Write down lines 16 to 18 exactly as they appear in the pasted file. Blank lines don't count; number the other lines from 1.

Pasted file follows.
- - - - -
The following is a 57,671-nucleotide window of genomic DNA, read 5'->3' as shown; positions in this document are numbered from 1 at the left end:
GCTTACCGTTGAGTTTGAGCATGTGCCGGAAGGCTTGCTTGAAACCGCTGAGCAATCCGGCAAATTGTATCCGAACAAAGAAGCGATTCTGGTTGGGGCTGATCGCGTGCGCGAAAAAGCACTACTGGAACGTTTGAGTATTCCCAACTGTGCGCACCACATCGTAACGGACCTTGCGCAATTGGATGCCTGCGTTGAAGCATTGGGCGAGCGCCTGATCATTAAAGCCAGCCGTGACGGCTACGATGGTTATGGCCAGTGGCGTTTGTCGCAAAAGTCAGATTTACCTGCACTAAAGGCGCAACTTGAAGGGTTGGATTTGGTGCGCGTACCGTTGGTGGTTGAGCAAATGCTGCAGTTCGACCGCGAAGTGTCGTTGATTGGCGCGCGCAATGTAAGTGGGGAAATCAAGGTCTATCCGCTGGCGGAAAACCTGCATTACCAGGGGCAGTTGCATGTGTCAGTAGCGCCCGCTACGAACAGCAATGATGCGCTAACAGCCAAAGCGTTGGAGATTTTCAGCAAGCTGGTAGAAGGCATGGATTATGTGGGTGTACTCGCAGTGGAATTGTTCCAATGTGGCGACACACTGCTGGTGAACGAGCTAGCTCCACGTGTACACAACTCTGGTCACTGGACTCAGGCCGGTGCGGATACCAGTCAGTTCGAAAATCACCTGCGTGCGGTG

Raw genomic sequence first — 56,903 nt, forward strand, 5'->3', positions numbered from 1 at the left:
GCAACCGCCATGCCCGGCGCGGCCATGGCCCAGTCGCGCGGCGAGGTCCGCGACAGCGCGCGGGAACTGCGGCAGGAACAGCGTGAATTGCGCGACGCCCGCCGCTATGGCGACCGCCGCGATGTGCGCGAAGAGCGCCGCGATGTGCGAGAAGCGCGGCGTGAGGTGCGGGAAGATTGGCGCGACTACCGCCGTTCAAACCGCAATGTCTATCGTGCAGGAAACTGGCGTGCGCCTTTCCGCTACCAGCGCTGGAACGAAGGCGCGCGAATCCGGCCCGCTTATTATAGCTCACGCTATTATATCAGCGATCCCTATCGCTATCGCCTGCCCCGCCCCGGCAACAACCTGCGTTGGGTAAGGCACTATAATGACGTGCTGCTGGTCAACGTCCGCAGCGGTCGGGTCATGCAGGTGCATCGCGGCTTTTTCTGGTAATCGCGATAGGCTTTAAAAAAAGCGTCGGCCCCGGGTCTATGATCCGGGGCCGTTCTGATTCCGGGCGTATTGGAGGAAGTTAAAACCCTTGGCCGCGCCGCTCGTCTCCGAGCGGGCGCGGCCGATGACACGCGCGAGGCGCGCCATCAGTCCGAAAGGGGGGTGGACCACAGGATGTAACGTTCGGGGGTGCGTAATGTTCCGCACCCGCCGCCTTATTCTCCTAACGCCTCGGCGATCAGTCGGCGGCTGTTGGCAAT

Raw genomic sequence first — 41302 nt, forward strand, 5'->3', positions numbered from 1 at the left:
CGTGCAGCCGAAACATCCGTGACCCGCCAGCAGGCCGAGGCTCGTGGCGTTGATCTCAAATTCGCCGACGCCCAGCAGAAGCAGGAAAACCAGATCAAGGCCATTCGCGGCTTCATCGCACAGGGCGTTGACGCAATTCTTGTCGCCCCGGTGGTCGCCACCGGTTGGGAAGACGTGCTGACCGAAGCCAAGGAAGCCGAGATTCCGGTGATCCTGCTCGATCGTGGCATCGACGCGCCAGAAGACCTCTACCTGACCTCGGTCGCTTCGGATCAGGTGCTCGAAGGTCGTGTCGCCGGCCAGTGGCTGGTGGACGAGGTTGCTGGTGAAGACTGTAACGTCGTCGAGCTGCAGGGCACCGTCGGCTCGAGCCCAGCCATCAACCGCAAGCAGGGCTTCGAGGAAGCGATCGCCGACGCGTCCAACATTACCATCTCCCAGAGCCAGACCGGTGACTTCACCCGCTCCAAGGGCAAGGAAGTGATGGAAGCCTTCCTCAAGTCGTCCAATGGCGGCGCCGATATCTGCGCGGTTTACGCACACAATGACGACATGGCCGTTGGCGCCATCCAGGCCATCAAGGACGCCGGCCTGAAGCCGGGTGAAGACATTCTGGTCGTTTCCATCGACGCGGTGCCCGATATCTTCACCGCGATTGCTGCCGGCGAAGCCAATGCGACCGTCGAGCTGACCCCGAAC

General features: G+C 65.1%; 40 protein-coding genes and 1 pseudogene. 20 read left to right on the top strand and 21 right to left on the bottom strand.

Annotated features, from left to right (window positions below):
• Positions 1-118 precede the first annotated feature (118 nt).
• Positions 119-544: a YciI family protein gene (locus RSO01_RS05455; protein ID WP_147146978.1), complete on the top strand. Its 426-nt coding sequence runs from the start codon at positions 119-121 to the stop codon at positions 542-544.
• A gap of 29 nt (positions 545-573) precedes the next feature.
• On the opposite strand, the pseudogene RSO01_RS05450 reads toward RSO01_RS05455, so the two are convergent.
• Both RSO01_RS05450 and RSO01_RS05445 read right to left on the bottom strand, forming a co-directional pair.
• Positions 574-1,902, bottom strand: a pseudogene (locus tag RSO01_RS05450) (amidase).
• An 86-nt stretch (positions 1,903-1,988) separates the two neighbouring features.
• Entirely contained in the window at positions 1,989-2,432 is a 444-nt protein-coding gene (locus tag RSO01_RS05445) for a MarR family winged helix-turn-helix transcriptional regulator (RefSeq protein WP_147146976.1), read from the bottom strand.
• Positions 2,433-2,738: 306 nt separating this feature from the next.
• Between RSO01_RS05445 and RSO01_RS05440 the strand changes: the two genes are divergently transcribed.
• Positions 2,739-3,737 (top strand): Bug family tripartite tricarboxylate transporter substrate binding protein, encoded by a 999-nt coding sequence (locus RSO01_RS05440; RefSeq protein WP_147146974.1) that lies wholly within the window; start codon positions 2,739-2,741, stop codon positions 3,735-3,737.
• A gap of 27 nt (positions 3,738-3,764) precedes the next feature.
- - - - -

• Entirely contained in the window at positions 1,989-2,432 is a 444-nt protein-coding gene (locus tag RSO01_RS05445) for a MarR family winged helix-turn-helix transcriptional regulator (RefSeq protein WP_147146976.1), read from the bottom strand.
• Positions 2,433-2,738: 306 nt separating this feature from the next.
• Between RSO01_RS05445 and RSO01_RS05440 the strand changes: the two genes are divergently transcribed.